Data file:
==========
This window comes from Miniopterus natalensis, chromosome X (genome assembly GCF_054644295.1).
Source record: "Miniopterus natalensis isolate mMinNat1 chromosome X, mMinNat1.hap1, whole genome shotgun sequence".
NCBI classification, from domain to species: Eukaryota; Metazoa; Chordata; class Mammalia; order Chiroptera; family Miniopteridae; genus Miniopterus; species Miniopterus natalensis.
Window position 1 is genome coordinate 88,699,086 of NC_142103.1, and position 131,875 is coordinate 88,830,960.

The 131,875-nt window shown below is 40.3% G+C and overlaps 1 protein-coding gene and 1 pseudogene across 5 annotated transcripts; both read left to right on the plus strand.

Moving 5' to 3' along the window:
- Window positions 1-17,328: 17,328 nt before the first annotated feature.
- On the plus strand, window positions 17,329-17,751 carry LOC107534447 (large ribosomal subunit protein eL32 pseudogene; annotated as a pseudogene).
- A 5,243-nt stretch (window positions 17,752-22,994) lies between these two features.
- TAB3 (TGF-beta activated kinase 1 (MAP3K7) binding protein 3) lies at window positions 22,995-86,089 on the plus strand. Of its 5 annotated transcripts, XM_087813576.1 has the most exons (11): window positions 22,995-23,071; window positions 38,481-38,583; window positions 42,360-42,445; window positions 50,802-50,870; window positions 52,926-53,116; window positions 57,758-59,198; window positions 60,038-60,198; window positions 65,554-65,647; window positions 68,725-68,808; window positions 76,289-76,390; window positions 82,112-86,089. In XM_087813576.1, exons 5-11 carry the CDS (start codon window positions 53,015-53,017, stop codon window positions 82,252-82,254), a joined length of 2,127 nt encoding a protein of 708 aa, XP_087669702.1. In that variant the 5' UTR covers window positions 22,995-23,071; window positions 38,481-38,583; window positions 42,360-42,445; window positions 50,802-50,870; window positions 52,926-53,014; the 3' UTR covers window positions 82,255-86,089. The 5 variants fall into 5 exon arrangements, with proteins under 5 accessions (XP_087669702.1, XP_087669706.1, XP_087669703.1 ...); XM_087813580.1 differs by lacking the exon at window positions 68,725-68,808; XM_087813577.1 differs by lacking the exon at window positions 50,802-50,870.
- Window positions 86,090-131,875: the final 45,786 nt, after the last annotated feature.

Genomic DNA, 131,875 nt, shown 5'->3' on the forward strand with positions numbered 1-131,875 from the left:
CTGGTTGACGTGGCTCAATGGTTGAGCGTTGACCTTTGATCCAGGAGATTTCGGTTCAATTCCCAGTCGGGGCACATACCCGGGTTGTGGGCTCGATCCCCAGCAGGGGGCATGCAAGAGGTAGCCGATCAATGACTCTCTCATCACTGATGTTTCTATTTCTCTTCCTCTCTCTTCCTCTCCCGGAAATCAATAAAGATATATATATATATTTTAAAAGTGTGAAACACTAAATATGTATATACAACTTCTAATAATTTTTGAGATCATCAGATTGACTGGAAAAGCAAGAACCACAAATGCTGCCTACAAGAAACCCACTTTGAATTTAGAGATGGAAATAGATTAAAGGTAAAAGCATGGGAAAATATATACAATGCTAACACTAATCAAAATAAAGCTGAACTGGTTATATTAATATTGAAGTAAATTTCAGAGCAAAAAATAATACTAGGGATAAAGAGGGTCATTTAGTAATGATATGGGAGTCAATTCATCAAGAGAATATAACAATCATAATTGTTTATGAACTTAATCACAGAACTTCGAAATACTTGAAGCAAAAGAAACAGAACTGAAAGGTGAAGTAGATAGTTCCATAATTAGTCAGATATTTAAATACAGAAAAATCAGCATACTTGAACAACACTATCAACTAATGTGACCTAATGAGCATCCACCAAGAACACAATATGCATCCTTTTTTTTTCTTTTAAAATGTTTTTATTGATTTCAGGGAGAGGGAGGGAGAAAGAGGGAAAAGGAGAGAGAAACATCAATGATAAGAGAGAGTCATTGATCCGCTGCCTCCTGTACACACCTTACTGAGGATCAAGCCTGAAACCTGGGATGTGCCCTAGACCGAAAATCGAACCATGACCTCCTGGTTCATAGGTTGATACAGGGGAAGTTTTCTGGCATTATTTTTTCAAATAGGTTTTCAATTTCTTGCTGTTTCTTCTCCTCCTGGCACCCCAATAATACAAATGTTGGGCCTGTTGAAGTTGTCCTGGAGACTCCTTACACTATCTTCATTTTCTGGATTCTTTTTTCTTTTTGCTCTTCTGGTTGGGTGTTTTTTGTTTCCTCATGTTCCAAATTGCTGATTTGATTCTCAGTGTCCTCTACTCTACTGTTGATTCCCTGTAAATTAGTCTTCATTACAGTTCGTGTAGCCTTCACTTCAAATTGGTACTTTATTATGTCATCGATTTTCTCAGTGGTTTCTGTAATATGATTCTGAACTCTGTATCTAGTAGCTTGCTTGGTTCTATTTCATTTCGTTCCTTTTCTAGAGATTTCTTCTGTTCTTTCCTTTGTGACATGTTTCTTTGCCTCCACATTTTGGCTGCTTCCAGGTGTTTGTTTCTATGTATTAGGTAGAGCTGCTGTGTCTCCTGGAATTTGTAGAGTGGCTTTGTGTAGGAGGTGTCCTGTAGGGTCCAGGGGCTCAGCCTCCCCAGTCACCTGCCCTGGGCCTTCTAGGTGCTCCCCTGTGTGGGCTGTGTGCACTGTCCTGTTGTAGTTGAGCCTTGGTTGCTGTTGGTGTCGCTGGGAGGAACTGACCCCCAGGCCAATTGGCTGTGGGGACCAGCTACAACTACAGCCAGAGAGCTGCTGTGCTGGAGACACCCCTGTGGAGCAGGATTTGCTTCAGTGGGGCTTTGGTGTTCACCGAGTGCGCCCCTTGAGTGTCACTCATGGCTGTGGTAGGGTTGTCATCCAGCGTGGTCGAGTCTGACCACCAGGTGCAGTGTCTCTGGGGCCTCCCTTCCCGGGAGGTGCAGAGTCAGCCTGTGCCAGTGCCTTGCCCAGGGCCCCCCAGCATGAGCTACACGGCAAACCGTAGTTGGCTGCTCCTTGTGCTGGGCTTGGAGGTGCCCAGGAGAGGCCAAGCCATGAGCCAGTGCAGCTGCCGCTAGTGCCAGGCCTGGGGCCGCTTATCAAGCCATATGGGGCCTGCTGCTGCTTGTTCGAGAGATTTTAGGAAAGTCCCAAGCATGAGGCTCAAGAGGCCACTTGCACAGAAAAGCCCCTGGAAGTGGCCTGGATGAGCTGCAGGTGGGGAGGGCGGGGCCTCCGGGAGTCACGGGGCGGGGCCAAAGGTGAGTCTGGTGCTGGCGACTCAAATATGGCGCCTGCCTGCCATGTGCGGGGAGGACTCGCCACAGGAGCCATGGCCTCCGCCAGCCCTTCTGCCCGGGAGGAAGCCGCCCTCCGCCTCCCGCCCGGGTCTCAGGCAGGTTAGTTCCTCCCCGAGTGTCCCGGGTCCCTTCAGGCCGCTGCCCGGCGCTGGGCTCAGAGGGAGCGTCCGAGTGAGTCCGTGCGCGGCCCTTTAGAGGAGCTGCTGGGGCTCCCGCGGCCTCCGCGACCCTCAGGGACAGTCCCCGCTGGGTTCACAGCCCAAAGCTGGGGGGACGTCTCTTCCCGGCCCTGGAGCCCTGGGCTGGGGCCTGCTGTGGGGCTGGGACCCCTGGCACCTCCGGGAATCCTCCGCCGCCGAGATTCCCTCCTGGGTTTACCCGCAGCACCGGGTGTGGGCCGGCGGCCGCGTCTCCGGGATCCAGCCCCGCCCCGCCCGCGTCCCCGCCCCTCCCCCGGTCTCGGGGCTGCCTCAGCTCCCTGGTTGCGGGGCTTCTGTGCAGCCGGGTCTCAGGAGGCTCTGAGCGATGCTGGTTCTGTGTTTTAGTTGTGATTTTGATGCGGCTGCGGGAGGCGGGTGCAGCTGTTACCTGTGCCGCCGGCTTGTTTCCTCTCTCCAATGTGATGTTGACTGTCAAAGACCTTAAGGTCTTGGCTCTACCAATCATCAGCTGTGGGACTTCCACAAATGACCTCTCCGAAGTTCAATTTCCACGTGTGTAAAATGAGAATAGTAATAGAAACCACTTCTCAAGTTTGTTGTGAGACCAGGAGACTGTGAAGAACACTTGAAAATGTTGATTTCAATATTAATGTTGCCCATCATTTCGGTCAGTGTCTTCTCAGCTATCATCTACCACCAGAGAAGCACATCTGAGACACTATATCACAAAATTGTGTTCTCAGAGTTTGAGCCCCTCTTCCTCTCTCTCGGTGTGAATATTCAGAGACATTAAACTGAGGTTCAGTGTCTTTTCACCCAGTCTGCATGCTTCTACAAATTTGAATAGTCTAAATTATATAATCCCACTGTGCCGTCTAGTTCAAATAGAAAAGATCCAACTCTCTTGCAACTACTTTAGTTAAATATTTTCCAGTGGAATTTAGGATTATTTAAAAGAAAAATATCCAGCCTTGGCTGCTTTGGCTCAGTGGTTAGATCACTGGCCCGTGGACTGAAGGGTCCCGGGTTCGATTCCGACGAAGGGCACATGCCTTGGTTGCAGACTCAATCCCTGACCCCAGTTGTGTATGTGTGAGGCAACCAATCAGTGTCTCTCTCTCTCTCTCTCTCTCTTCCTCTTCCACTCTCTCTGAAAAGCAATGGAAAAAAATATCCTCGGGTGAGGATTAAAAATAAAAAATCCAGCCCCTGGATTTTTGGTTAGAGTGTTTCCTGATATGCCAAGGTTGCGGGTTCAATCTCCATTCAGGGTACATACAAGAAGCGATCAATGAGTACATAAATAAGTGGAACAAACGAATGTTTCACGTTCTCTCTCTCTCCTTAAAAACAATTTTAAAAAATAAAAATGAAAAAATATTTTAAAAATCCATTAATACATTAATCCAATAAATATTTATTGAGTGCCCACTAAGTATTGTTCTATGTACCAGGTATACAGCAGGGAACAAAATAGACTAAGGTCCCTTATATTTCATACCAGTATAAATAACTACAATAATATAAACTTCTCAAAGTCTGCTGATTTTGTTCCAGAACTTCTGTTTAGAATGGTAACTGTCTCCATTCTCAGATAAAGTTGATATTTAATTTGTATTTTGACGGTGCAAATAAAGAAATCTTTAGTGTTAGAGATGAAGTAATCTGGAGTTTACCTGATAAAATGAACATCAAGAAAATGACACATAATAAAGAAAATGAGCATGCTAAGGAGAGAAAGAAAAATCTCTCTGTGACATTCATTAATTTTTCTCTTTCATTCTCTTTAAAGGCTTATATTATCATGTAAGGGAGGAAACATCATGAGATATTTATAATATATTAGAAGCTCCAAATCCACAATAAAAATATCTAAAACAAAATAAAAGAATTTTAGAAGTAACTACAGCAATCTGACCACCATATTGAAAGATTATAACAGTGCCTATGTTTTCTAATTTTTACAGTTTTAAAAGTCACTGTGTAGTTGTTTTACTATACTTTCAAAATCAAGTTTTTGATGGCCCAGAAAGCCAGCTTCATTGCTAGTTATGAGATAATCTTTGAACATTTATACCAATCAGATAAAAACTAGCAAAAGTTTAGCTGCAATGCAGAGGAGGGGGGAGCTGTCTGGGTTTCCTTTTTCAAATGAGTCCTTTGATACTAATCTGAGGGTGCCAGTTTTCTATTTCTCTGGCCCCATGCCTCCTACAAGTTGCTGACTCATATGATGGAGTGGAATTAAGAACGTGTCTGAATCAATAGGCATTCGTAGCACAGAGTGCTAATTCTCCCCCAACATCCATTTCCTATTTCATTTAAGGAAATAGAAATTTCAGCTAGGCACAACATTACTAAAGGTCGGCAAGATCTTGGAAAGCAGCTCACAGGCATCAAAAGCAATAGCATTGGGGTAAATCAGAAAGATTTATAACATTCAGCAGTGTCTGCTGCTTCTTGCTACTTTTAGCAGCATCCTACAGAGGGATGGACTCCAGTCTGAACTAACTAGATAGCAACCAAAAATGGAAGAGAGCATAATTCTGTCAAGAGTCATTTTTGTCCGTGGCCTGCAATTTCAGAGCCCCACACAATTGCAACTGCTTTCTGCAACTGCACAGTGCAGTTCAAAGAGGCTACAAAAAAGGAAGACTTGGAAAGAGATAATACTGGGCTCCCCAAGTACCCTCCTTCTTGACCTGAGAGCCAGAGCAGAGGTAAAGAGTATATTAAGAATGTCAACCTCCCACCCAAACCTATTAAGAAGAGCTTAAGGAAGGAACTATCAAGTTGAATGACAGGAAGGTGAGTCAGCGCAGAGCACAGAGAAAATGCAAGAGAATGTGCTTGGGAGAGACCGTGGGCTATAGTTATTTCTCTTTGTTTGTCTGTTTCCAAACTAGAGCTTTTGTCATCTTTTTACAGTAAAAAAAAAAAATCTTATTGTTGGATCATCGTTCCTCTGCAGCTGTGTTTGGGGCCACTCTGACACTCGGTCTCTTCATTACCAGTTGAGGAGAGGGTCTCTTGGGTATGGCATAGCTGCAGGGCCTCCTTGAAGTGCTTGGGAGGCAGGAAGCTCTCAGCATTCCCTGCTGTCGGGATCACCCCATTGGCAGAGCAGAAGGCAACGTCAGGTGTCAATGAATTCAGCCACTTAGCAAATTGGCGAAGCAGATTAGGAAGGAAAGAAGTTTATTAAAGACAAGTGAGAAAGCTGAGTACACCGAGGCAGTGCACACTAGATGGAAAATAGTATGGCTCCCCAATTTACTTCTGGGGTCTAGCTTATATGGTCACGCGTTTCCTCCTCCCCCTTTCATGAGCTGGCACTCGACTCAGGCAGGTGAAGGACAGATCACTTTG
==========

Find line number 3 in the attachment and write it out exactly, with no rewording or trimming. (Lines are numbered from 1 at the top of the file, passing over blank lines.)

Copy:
NCBI classification, from domain to species: Eukaryota; Metazoa; Chordata; class Mammalia; order Chiroptera; family Miniopteridae; genus Miniopterus; species Miniopterus natalensis.